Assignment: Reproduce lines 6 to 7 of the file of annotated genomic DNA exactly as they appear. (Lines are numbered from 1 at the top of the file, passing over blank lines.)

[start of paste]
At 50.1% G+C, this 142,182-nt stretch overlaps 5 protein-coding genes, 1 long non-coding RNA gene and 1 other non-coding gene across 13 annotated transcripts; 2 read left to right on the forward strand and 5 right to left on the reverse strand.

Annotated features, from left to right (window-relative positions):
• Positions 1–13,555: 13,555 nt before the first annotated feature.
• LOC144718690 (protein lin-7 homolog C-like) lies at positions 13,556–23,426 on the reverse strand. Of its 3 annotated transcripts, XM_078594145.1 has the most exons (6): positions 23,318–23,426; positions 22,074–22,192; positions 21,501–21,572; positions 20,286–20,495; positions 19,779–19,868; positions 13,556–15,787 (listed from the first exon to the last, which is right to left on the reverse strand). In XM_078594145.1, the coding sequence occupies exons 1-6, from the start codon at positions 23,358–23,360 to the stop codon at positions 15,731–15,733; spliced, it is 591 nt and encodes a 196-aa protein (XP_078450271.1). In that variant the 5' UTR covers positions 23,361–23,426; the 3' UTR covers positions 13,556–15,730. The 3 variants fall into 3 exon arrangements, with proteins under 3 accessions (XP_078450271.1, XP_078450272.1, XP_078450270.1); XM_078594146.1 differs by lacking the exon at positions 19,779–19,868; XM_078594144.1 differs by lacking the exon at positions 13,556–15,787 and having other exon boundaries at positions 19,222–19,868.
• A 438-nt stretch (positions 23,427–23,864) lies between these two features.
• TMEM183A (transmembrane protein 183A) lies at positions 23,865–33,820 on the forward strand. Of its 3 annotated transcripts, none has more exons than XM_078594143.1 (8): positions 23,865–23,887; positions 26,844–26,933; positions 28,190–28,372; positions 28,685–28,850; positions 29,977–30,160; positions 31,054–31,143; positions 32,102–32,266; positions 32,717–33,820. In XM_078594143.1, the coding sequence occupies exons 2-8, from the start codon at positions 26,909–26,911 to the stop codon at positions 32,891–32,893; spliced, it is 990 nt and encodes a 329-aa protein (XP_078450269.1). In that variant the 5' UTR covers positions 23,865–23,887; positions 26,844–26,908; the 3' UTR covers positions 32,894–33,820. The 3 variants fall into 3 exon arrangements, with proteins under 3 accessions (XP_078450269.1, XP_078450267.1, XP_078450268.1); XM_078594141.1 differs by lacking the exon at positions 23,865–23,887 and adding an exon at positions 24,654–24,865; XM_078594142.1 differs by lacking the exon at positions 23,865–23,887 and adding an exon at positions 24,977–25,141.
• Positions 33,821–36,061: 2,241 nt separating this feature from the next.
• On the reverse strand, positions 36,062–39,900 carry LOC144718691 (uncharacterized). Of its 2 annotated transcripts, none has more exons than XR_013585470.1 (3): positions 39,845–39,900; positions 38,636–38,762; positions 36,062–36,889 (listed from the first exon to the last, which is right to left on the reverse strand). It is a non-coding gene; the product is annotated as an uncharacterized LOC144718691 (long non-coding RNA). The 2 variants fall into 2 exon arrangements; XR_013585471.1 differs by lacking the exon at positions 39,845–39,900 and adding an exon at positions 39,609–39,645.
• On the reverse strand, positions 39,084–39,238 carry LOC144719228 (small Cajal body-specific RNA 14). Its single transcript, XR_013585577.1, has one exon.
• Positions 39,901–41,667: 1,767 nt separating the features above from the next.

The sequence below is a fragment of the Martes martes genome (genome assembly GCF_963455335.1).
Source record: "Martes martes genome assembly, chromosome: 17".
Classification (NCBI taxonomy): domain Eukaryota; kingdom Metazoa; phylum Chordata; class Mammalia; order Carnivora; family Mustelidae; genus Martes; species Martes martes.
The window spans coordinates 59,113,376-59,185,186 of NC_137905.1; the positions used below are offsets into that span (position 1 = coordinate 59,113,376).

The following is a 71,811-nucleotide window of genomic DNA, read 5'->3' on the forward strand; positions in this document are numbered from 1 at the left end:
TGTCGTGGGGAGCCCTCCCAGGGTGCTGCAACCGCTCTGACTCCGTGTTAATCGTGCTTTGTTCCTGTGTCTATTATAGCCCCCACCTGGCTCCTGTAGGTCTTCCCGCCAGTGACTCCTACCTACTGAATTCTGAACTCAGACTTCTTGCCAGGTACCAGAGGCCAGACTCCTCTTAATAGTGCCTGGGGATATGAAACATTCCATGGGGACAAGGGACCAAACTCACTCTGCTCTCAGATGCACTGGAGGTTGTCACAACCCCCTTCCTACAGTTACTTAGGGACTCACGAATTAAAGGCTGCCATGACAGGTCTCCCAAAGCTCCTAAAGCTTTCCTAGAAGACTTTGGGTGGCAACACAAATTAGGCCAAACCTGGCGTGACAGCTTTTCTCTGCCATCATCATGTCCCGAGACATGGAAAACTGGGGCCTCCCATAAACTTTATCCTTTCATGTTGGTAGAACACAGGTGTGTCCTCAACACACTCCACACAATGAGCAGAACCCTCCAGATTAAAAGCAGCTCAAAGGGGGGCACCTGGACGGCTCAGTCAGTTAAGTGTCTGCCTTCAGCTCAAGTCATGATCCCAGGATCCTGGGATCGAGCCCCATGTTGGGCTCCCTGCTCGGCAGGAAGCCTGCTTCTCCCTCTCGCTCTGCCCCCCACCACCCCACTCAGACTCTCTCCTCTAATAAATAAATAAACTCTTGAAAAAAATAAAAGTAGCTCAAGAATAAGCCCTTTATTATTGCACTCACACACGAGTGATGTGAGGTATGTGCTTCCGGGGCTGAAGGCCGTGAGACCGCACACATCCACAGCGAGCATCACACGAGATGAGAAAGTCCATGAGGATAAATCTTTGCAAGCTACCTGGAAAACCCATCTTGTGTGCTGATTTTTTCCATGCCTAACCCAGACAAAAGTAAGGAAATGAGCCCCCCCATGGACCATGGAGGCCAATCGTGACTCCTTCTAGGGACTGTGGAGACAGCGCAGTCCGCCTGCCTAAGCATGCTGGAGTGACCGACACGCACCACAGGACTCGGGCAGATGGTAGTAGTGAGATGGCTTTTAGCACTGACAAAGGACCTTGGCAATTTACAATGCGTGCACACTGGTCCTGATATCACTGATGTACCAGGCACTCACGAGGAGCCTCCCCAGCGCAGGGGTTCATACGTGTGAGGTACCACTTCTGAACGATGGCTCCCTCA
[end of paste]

• TMEM183A (transmembrane protein 183A) lies at positions 23,865–33,820 on the forward strand. Of its 3 annotated transcripts, none has more exons than XM_078594143.1 (8): positions 23,865–23,887; positions 26,844–26,933; positions 28,190–28,372; positions 28,685–28,850; positions 29,977–30,160; positions 31,054–31,143; positions 32,102–32,266; positions 32,717–33,820. In XM_078594143.1, the coding sequence occupies exons 2-8, from the start codon at positions 26,909–26,911 to the stop codon at positions 32,891–32,893; spliced, it is 990 nt and encodes a 329-aa protein (XP_078450269.1). In that variant the 5' UTR covers positions 23,865–23,887; positions 26,844–26,908; the 3' UTR covers positions 32,894–33,820. The 3 variants fall into 3 exon arrangements, with proteins under 3 accessions (XP_078450269.1, XP_078450267.1, XP_078450268.1); XM_078594141.1 differs by lacking the exon at positions 23,865–23,887 and adding an exon at positions 24,654–24,865; XM_078594142.1 differs by lacking the exon at positions 23,865–23,887 and adding an exon at positions 24,977–25,141.
• Positions 33,821–36,061: 2,241 nt separating this feature from the next.